Author of the infamous 'Anarchist Cookbook' dead at 66


“Anarchist Cookbook” author William Powell in Jan. 1971. (Photo: JP Laffont/Sygma-Corbis)

Author of the infamous Anarchist Cookbook, William Powell, died of a heart attack last July at the age of 66, but the news went largely unreported until a new documentary, American Anarchist, noted his death at the end of the film.

Powell was 19 years old when he started studying military manuals and writing his guide for revolutionary mayhem at the New York Public Library’s main branch in Manhattan in 1969. Two years later, the book was published, eventually selling more than two million copies. By 1976, Powell had converted to Christianity and began his fight to remove the Cookbook from circulation. Having never held the copyright to the work, he was unsuccessful in that decades long effort, and watched as several criminals studied the book and used the information to murder people.

“Every man in a guerrilla band should have as part of his basic equipment a handgun,” wrote Powell in chapter three of the Cookbook, where he outlined the features and pricing of several handguns and rifles. He would go on to explain how to convert a shotgun into a grenade launcher, and how to build a silencer.

“As almost everyone knows, silencers are illegal in virtually all the countries of the world, but then a true revolutionary believes that the government in power is illegal so, following that logic, I see no reason that he should feel restricted by laws made by an illegal body,” he wrote.

In a chapter on drugs, Powell explained how to get high off of banana peels. “Believe it or not, bananas do contain a small quantity of Musa Sapientum bananadine, which is a mild, short-lasting psychedelic,” wrote Powell, before outlining how to synthesize banana byproducts.

“Step 1, obtain 15 lbs. of ripe yellow bananas,” reads the Cookbook. It turns out this was a hoax published by the Berkeley Barb, an underground newspaper. Powell reprinted the instructions, allegedly believing the hoax to be true.

The Anarchist Cookbook includes four chapters: Drugs; Electronics, Sabotage and Surveillance; Natural, Nonlethal and Lethal Weapons; and Explosives and Booby Traps. Each chapter serves as a primer on those subjects, including blueprints and recipes for homemade weapons.

“My motivation at the time was simple,” wrote Powell in 2013, explaining why he set out to write the book. “I was being actively pursued by the US military, who seemed single-mindedly determined to send me to fight, and possibly die, in Vietnam.”

He wrote that his anger towards the U.S. government blinded him into believing that violence can be used to prevent violence.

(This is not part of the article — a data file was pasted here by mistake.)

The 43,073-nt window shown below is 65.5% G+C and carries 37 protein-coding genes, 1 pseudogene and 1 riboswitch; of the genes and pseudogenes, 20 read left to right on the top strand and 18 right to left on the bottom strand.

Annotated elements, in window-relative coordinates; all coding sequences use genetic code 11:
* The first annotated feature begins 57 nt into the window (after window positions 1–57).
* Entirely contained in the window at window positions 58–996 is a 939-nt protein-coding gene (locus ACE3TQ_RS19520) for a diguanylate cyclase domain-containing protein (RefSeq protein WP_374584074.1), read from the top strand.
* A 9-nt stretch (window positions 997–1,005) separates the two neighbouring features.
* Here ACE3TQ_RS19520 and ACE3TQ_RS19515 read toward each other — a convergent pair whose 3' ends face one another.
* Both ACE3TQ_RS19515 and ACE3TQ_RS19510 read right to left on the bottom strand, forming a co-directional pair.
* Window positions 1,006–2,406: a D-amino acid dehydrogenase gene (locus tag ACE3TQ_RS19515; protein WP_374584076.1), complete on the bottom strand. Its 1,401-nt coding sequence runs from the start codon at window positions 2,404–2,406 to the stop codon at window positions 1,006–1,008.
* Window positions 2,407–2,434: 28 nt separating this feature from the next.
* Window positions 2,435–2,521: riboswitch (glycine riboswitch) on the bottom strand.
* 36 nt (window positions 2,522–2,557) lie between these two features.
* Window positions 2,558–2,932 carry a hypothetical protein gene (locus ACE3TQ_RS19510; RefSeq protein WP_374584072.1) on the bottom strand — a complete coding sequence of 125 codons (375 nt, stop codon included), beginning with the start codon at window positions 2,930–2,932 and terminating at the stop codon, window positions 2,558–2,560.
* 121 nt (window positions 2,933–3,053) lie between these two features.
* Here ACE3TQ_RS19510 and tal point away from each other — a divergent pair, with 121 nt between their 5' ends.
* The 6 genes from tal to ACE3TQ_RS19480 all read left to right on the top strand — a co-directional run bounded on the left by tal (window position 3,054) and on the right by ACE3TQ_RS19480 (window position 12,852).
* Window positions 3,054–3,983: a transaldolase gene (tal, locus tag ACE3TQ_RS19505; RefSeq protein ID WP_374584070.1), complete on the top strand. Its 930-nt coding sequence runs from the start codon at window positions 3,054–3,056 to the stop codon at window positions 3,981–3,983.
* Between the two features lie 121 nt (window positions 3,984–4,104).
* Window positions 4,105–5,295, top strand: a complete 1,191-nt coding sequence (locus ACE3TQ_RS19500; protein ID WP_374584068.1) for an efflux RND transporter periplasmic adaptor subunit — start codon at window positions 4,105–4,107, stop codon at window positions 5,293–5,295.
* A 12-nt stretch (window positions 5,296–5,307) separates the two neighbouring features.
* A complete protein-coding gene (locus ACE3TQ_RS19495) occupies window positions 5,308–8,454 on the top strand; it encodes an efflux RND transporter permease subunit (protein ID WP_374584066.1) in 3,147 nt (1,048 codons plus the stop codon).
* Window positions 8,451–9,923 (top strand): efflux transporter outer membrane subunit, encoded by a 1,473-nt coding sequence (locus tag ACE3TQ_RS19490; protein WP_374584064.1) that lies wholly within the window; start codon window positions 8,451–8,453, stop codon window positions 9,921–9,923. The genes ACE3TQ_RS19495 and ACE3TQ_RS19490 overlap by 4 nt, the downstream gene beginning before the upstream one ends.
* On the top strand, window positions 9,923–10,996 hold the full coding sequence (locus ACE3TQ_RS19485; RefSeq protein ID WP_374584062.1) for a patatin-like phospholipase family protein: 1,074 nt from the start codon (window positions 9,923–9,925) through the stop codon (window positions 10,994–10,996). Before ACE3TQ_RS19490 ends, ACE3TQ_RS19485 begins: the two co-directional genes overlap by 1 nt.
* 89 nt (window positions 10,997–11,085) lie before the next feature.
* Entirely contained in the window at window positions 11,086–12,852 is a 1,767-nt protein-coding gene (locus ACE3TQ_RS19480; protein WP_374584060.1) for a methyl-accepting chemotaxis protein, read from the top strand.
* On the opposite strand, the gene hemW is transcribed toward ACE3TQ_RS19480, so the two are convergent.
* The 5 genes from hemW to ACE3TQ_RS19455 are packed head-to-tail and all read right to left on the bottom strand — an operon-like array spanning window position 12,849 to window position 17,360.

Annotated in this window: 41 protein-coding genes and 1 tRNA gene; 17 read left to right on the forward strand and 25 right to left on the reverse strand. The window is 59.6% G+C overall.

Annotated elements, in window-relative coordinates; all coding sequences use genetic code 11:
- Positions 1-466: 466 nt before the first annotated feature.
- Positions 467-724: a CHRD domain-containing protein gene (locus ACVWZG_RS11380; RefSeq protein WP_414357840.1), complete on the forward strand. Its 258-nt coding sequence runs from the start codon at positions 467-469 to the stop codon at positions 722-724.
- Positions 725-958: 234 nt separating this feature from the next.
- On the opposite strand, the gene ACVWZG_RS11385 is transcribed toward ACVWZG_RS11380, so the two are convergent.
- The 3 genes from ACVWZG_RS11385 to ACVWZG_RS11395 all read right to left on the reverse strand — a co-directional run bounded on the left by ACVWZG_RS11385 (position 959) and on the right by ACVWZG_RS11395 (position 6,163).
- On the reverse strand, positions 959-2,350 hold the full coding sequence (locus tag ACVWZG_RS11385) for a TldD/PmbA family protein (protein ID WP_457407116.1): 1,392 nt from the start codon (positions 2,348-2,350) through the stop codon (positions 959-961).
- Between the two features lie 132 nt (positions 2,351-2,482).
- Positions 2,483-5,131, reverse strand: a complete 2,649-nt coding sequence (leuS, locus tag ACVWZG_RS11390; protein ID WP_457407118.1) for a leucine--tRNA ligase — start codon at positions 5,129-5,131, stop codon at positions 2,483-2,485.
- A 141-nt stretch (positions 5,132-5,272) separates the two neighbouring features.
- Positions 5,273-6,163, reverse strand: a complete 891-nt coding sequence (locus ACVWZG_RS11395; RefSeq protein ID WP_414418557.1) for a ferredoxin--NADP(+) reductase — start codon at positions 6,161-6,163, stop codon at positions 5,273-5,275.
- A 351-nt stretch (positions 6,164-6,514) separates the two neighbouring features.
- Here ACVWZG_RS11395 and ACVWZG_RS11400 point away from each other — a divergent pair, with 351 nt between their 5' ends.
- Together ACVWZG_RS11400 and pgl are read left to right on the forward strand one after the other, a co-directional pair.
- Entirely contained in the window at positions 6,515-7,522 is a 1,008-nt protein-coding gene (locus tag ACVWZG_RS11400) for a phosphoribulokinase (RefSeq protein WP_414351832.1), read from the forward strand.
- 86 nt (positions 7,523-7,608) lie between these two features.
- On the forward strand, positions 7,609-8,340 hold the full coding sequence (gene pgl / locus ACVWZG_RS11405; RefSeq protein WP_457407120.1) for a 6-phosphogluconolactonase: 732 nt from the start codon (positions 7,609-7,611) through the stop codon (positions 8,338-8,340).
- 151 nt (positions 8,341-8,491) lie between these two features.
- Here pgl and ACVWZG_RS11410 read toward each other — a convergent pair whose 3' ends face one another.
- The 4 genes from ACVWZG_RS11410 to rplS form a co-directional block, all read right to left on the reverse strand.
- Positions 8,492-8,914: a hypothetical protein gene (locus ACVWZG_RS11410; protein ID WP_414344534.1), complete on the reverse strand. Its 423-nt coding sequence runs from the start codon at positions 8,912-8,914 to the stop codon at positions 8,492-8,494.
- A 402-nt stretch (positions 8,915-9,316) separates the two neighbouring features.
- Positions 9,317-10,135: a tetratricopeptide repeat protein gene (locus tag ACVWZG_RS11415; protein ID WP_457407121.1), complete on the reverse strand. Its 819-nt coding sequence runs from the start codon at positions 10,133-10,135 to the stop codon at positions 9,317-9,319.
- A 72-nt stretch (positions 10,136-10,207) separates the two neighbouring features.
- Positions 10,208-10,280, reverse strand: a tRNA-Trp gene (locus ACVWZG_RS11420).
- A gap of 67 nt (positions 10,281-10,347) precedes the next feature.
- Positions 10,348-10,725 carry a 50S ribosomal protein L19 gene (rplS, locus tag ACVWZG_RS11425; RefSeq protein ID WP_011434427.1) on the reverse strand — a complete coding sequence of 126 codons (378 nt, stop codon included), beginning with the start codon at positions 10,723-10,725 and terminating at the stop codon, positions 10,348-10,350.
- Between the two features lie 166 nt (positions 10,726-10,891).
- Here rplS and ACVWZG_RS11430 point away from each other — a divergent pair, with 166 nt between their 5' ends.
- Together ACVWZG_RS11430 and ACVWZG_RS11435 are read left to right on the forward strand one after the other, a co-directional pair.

“If the real people of America, the silent majority, are going to survive, they must educate themselves. That is the purpose of this book,” Powell wrote in the foreword of the Cookbook. “Almost all the recipes are dangerous,” he wrote, adding, “this book is not for children or morons.”

Several high profile mass murderers are said to have used Powell’s book to carry out their heinous acts. In 1976, Zvonko Busic, a Croatian nationalist, highjacked a TWA flight using fake bombs. He left a real bomb at Grand Central Terminal in New York, however, and a police officer was killed while trying to disarm it. Busic told investigators he found the instructions for that bomb in the Anarchist Cookbook.

Oklahoma City bomber Timothy McVeigh read the book. So did Eric Harris, the mastermind of the Columbine High School massacre in 1999. Police found the book in a safe at the family home of Jared Lee Loughner, the man who killed six people and tried to assassinate then U.S. Rep. Gabrielle Giffords in a grocery store parking lot in Tucson in January 2011.

“I do not know the influence the book may have had on the thinking of the perpetrators of these attacks, but I cannot imagine that it was positive,” Powell wrote recently. “The continued publication of the Cookbook serves no purpose other than a commercial one for the publisher. It should quickly and quietly go out of print.”

When the FBI inevitably investigated Powell, they found no evidence that he’d attempted to make any of the explosives in the Cookbook. In 1979, he moved overseas and spent nearly four decades teaching children with learning challenges in Asia and Africa. In 2013, he and his wife published Becoming an Emotionally Intelligent Teacher, one of several books the pair wrote on teaching.

“To paraphrase Aristotle: it is easy to be angry. But to be angry with the right person, at the right time and to the right degree, that is hard – that is the hallmark of a civilized person,” Powell wrote in 2013. “ I continue to work hard, in an Aristotelian sense, to be more civilized.”

Powell is survived by his wife, his sons Sean and Colin, four grandchildren, a brother, and his mother.

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